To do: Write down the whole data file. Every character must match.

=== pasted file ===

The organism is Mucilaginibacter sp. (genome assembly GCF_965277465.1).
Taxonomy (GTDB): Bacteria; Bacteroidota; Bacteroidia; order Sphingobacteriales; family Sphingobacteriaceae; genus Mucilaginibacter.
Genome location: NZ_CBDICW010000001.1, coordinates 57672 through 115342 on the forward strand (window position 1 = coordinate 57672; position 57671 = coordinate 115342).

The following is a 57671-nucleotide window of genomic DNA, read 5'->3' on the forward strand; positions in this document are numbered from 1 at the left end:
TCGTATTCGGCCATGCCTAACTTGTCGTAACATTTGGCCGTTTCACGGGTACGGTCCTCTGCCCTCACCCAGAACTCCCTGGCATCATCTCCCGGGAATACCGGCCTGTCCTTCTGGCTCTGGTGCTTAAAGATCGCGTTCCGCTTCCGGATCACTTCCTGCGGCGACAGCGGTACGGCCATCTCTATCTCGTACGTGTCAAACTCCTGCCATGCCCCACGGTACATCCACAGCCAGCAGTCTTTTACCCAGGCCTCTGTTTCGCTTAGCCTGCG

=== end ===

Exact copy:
The organism is Mucilaginibacter sp. (genome assembly GCF_965277465.1).
Taxonomy (GTDB): Bacteria; Bacteroidota; Bacteroidia; order Sphingobacteriales; family Sphingobacteriaceae; genus Mucilaginibacter.
Genome location: NZ_CBDICW010000001.1, coordinates 57672 through 115342 on the forward strand (window position 1 = coordinate 57672; position 57671 = coordinate 115342).

The following is a 57671-nucleotide window of genomic DNA, read 5'->3' on the forward strand; positions in this document are numbered from 1 at the left end:
TCGTATTCGGCCATGCCTAACTTGTCGTAACATTTGGCCGTTTCACGGGTACGGTCCTCTGCCCTCACCCAGAACTCCCTGGCATCATCTCCCGGGAATACCGGCCTGTCCTTCTGGCTCTGGTGCTTAAAGATCGCGTTCCGCTTCCGGATCACTTCCTGCGGCGACAGCGGTACGGCCATCTCTATCTCGTACGTGTCAAACTCCTGCCATGCCCCACGGTACATCCACAGCCAGCAGTCTTTTACCCAGGCCTCTGTTTCGCTTAGCCTGCG